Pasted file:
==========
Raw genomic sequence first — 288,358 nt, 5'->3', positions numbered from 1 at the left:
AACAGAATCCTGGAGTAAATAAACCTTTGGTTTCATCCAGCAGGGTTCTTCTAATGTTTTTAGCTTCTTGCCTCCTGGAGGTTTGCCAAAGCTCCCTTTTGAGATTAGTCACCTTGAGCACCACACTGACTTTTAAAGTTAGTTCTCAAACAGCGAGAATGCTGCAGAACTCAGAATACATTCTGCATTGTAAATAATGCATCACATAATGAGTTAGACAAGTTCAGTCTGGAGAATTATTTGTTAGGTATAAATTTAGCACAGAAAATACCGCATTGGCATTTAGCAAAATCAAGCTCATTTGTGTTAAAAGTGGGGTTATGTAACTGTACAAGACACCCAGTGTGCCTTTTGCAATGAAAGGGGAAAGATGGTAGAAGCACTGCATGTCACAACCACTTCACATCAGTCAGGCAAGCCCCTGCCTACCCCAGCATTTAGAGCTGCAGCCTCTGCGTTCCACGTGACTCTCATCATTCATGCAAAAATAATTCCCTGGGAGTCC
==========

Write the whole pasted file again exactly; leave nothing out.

Raw genomic sequence first — 288,358 nt, 5'->3', positions numbered from 1 at the left:
AACAGAATCCTGGAGTAAATAAACCTTTGGTTTCATCCAGCAGGGTTCTTCTAATGTTTTTAGCTTCTTGCCTCCTGGAGGTTTGCCAAAGCTCCCTTTTGAGATTAGTCACCTTGAGCACCACACTGACTTTTAAAGTTAGTTCTCAAACAGCGAGAATGCTGCAGAACTCAGAATACATTCTGCATTGTAAATAATGCATCACATAATGAGTTAGACAAGTTCAGTCTGGAGAATTATTTGTTAGGTATAAATTTAGCACAGAAAATACCGCATTGGCATTTAGCAAAATCAAGCTCATTTGTGTTAAAAGTGGGGTTATGTAACTGTACAAGACACCCAGTGTGCCTTTTGCAATGAAAGGGGAAAGATGGTAGAAGCACTGCATGTCACAACCACTTCACATCAGTCAGGCAAGCCCCTGCCTACCCCAGCATTTAGAGCTGCAGCCTCTGCGTTCCACGTGACTCTCATCATTCATGCAAAAATAATTCCCTGGGAGTCC